Ghazals of Faiz Ahmed Faiz (At A Performance)

Born in Pakistan in 1911, Faiz Ahmed Faiz is regarded as one of the most famous poets of the Urdu language and his poetry has been translated into many languages, including English, Russian and Balochi. Faiz Ahmed Faiz has also translated works of notable poets from other languages – Mir Gul Khan Nasir and Rasul Gamzatov are the examples.

Faiz Ahmed Faiz had quite a chequered career; he started a branch of Progressive Writers’ Movement; he briefly joined the British Indian Army and was even promoted to the rank of Lieutenant Colonel in 1944. After he resigned from the Army, much later he worked in the capacity as Secretary, Pakistan Arts Council. In 1962, he was awarded the Lenin Peace Prize by the Soviet Union. He was also nominated for the Nobel Prize shortly before he passed away in 1984.

Faiz Ahmed Faiz was also the editor of Pakistan Times, and as a distinguished journalist wrote articles for other newspapers and weekly journals during his career. But, he was first a poet and always a poet!

Faiz, as a poet began by writing on the conventional theme of beauty, nature and love. As he evolved, his verse became like a vehicle to bring out the flaws of society. Thus, the lamentations of love and separation got fused with the griefs of human afflictions. The turning away from romance to other realities of life earned him another status from the literary clan.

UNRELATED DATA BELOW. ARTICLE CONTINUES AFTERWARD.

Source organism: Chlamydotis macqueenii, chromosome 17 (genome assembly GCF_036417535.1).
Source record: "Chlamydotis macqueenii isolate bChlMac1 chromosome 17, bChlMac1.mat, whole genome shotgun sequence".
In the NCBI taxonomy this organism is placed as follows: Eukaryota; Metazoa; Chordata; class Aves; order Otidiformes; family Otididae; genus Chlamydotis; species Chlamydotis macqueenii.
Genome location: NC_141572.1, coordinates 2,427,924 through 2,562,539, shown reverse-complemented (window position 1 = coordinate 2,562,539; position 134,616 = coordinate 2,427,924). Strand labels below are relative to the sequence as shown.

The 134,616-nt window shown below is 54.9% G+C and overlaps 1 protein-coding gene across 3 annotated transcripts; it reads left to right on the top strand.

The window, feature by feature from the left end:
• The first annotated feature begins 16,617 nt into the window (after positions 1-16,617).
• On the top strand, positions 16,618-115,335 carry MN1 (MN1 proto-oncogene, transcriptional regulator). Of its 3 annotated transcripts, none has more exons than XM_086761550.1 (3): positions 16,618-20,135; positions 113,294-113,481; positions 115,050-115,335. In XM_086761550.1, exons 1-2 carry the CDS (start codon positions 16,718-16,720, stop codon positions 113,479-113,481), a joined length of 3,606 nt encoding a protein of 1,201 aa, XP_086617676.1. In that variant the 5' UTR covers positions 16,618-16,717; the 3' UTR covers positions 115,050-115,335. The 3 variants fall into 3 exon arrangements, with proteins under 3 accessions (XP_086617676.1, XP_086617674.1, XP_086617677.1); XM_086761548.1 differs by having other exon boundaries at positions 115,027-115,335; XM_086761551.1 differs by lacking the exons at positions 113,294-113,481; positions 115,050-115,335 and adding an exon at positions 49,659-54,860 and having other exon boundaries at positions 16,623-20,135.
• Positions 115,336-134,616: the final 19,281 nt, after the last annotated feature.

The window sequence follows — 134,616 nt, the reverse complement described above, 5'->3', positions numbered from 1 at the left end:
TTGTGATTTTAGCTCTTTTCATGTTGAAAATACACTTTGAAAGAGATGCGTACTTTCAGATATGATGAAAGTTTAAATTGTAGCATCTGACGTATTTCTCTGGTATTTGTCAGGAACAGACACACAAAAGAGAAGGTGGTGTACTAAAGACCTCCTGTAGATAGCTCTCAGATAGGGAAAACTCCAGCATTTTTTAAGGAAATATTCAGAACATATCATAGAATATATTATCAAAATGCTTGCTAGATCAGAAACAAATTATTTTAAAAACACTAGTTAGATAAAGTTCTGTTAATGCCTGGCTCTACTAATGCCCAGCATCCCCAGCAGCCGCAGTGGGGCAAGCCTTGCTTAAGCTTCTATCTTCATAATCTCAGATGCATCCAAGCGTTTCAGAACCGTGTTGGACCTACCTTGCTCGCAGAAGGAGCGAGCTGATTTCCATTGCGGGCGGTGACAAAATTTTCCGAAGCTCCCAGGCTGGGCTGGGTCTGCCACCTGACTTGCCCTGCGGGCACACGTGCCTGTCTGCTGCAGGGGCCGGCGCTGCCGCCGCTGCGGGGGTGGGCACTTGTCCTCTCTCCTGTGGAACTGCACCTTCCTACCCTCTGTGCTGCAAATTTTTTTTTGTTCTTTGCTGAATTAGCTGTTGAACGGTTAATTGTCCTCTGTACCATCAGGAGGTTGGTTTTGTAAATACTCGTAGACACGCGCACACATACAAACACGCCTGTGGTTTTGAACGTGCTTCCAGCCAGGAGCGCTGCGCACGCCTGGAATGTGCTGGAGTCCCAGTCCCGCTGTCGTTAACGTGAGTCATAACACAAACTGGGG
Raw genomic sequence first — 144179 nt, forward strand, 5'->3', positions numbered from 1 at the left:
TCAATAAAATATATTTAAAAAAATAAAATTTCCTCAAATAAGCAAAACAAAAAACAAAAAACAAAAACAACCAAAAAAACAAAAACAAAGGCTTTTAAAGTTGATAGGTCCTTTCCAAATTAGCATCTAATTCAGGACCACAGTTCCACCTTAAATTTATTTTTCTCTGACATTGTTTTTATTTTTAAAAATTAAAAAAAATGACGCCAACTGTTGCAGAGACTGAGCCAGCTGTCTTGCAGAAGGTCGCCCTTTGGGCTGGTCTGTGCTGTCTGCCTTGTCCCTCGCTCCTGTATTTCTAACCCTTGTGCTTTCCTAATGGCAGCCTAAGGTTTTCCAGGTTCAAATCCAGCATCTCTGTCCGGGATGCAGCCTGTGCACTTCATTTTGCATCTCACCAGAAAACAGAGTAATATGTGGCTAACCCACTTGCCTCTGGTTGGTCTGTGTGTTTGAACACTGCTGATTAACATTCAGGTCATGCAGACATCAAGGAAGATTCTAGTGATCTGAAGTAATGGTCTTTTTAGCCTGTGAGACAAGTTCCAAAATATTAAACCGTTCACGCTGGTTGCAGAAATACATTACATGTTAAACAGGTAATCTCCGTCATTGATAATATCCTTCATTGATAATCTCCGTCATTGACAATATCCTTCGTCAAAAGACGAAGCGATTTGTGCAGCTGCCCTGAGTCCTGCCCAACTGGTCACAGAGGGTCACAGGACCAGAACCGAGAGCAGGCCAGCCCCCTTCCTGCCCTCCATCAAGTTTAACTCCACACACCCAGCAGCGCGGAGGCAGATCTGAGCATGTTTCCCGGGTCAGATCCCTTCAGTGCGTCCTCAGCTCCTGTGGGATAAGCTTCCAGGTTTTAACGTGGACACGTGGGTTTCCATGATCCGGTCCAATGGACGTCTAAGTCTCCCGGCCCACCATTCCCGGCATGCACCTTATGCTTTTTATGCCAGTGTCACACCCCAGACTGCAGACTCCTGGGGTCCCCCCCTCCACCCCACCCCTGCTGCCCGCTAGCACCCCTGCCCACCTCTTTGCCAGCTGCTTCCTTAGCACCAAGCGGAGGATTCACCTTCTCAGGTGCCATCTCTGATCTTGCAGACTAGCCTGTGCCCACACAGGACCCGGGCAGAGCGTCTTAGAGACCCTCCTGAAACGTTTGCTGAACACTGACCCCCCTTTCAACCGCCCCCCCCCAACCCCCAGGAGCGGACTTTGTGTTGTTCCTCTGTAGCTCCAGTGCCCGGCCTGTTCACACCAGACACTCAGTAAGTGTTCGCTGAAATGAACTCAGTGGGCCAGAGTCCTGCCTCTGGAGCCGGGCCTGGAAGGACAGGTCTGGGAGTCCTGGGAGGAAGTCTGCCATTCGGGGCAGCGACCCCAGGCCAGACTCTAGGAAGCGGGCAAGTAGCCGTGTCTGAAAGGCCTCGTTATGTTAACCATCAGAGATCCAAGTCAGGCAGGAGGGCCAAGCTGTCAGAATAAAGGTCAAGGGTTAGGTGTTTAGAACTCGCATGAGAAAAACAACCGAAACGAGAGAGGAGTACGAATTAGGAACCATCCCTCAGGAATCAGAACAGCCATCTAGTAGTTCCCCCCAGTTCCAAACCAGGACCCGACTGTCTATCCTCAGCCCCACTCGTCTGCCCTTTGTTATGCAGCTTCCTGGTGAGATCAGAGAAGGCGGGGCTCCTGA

Ghazal - I

Aayey kuch abr kuch sharab aayey,
Uske baad aayey jo azaab aayey.

Let there be clouds and wine,
After that what calamity befalls, it does not matter.

Bam-e-meena sey mahtab utrey,
dast-e-saqi sey aftaab aayey.

From the roof of the wine decanter, the moon appears,
From the hands of the wine-server the sun comes.

Har rag-e-koon mein phir chiraghan hoen,
Samne phir woh benaqab aayey.

Every blood vein is illuminated with light,
When the beloved takes the veil off her face.

Kar raha tha gham-e-jahan ka hisab,
Aaj tum yaad behisab aayey.

When I was calculating the accounts of afflictions,
I received from the world… you were prominent in my memory.

Faiz ki rah sar-ba-sar manzil,
Hum jahan phunchey kamyaab ayey.

O! Faiz – at every point I reach towards my destination,
It is a goal of victory for me.

Ghazal – II

Gulon mein rang bhare baad-e-naubahaar chale,
Chale bhi aao ke gulshan ka kaarobaar chale.

Bring the flowers to bloom, let the spring breeze blow,
Come, my love, and rouse the garden from its sleep.

Qafas udaas hai yaaro saba se kuchh to kaho,
Kahin to bahr-e-Khuda aaj zikar-e-yaar chale.

Gloom pervades the prison, say something to the breeze,
Someone, for God’s sake, should talk about my love.

Jo ham pe guzri so guzri magar shab-e-hijraan,
Hamaare ashk teri aaqbat sanwaar chale.

How I fared matters not, but O lonesome night,
My tears have ensured your peace, here and beyond.

Maqaam Faiz koi raah mein jacha hi nahin,
Jo kue yaar se nikle to sue daar chale.

My heart, Faiz, could not approve any place en route,
Forced out of my love’s street, I made for the gallows straight.

Ghazal – A ghazal is a short poem in Urdu, rarely of more than a dozen couplets in the same meter. Individually, often, the couplets of the same poem may be heading off to a different stream of thought.

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